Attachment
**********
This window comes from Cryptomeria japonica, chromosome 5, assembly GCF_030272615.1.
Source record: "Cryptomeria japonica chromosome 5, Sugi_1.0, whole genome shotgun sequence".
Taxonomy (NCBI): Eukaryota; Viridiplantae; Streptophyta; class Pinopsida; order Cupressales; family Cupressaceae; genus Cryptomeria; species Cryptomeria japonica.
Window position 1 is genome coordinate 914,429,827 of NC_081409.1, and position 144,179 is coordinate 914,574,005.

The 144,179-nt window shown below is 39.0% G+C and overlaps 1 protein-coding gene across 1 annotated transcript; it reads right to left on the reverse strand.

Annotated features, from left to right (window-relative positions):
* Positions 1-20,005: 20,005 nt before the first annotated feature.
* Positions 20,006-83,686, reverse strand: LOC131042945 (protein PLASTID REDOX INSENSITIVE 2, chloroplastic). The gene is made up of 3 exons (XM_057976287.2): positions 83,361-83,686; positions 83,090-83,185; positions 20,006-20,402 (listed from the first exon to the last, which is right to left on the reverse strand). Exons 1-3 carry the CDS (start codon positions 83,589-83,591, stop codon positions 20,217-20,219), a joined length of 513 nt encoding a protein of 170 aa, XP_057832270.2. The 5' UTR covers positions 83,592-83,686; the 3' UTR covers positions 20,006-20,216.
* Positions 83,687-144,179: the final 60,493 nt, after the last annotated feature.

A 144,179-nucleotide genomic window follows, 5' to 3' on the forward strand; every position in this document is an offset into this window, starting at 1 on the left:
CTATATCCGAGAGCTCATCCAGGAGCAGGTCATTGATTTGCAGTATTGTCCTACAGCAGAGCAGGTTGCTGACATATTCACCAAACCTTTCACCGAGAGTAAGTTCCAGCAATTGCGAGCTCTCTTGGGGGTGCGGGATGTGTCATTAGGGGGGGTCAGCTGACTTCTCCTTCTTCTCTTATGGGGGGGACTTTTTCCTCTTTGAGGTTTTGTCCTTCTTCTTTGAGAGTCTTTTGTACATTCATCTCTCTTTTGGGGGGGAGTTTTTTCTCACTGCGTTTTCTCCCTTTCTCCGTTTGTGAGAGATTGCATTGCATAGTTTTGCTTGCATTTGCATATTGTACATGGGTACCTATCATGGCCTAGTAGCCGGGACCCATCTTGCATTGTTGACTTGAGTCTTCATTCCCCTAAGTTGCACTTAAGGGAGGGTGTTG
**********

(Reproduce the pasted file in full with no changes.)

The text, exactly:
This window comes from Cryptomeria japonica, chromosome 5, assembly GCF_030272615.1.
Source record: "Cryptomeria japonica chromosome 5, Sugi_1.0, whole genome shotgun sequence".
Taxonomy (NCBI): Eukaryota; Viridiplantae; Streptophyta; class Pinopsida; order Cupressales; family Cupressaceae; genus Cryptomeria; species Cryptomeria japonica.
Window position 1 is genome coordinate 914,429,827 of NC_081409.1, and position 144,179 is coordinate 914,574,005.

The 144,179-nt window shown below is 39.0% G+C and overlaps 1 protein-coding gene across 1 annotated transcript; it reads right to left on the reverse strand.

Annotated features, from left to right (window-relative positions):
* Positions 1-20,005: 20,005 nt before the first annotated feature.
* Positions 20,006-83,686, reverse strand: LOC131042945 (protein PLASTID REDOX INSENSITIVE 2, chloroplastic). The gene is made up of 3 exons (XM_057976287.2): positions 83,361-83,686; positions 83,090-83,185; positions 20,006-20,402 (listed from the first exon to the last, which is right to left on the reverse strand). Exons 1-3 carry the CDS (start codon positions 83,589-83,591, stop codon positions 20,217-20,219), a joined length of 513 nt encoding a protein of 170 aa, XP_057832270.2. The 5' UTR covers positions 83,592-83,686; the 3' UTR covers positions 20,006-20,216.
* Positions 83,687-144,179: the final 60,493 nt, after the last annotated feature.

A 144,179-nucleotide genomic window follows, 5' to 3' on the forward strand; every position in this document is an offset into this window, starting at 1 on the left:
CTATATCCGAGAGCTCATCCAGGAGCAGGTCATTGATTTGCAGTATTGTCCTACAGCAGAGCAGGTTGCTGACATATTCACCAAACCTTTCACCGAGAGTAAGTTCCAGCAATTGCGAGCTCTCTTGGGGGTGCGGGATGTGTCATTAGGGGGGGTCAGCTGACTTCTCCTTCTTCTCTTATGGGGGGGACTTTTTCCTCTTTGAGGTTTTGTCCTTCTTCTTTGAGAGTCTTTTGTACATTCATCTCTCTTTTGGGGGGGAGTTTTTTCTCACTGCGTTTTCTCCCTTTCTCCGTTTGTGAGAGATTGCATTGCATAGTTTTGCTTGCATTTGCATATTGTACATGGGTACCTATCATGGCCTAGTAGCCGGGACCCATCTTGCATTGTTGACTTGAGTCTTCATTCCCCTAAGTTGCACTTAAGGGAGGGTGTTG